Imaging Placebo Responses in the Brain
Over the past few years, there have been an increasing number of studies investigating placebo responses, with sophisticated techniques, such as positron emission tomography (PET), functional magnetic resonance imaging (fMRI), electroencephalography (EEG), magnetoencephalography (MEG) and recording from single neurons in awake patients. Most of our knowledge about the mechanisms that underlie the placebo effect comes from the field of pain and analgesia. However, the widespread interest in understanding the nature of the placebo effect within the neuroscience community has provided important insights into its neural mechanisms in other medical conditions, including Parkinson’s disease, depression, and drug addiction. Here, we review the literature that deals with placebo effects and brain imaging, and emphasize the contributions of macro- and micro-mapping studies to our understanding of the underlying brain processes. The knowledge of the placebo mechanisms across different systems and diseases makes it possible for us to identify the top-down processes that modulate the course of symptoms and diseases, as well as the specific action of drugs and the therapeutic response to their administration.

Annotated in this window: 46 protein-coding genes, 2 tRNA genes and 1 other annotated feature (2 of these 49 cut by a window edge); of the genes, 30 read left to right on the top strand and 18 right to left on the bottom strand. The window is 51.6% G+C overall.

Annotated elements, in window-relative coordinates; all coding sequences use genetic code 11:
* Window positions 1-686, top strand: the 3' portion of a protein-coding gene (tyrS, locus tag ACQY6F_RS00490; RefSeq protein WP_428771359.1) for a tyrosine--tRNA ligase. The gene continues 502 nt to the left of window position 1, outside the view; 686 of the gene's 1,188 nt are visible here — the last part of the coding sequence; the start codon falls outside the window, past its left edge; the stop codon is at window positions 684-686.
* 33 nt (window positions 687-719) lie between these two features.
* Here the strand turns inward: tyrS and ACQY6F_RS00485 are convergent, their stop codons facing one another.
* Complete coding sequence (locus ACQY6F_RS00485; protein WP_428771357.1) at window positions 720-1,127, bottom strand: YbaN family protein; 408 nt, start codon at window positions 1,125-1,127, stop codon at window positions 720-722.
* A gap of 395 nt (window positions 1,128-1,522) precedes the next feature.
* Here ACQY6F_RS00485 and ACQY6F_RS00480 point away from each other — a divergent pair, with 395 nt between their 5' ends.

KeywordsPositron Emission Tomography Irritable Bowel Syndrome Anterior Cingulate Cortex Placebo Effect Placebo Response
This work was supported by grants from Istituto San Paolo di Torino and Regione Piemonte.
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